Dietary intake and physical activity are lifestyle behaviors that are learned, developed, and practiced throughout an individual’s lifetime. These lifestyle behaviors have a profound role on health and quality of life—with late-life changes still resulting in notable improvements. Despite well documented benefits of behavior change, such changes are extremely challenging. The purpose of this study is to better understand from the perspective of older adults themselves, the factors that may influence their likelihood of making lifestyle changes. Participants were recruited two primary care clinics. 104 older adults ranging in age from 65 to 95 were included. Participants were interviewed about their motivations and plans to change diet and physical activity behaviors following a routine primary care visit. All interviews were transcribed and transcripts were analyzed using a line-by-line coding approach. Older adults reported that their likelihood of making a lifestyle change related to perceptions of old age, personal motivation, and perceived confidence in the ability to make effective changes. These findings suggest the importance of creating more positive images of old age and tailoring health promotion efforts to older adults’ motivations and confidence in their ability to make behavior changes.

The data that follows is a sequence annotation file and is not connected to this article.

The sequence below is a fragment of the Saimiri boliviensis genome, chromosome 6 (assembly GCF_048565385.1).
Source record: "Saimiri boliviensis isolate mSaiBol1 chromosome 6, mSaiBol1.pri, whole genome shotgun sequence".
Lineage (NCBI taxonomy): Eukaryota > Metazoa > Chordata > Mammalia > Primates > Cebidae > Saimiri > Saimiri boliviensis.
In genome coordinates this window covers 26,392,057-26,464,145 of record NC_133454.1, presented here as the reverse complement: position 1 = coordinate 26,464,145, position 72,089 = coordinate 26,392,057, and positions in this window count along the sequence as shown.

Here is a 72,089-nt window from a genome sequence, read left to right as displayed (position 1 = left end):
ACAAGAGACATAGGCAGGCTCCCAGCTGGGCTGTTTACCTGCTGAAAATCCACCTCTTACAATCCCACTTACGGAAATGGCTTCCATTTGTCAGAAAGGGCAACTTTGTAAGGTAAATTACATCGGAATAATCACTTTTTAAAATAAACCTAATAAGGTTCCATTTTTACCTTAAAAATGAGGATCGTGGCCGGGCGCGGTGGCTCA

|Number of pages||8|
|Journal||Journal of Community Health|
|State||Published - Feb 1 2016|
Bibliographical noteFunding Information:
This work was supported by the National Center for Research Resources (NCRR), funded by the Office of the Director, National Institutes of Health (NIH) and supported by the NIH Roadmap for Medical Research (Grant Number TL1 RR033172). The content is solely the responsibility of the authors and does not necessarily represent the official views of National Center for Research Resources (NCRR) and National Institutes of Health (NIH).
© 2015, Springer Science+Business Media New York.
- Diet and physical activity
- Health promotion
- Older adults
- Qualitative research
ASJC Scopus subject areas
- Health(social science)
- Public Health, Environmental and Occupational Health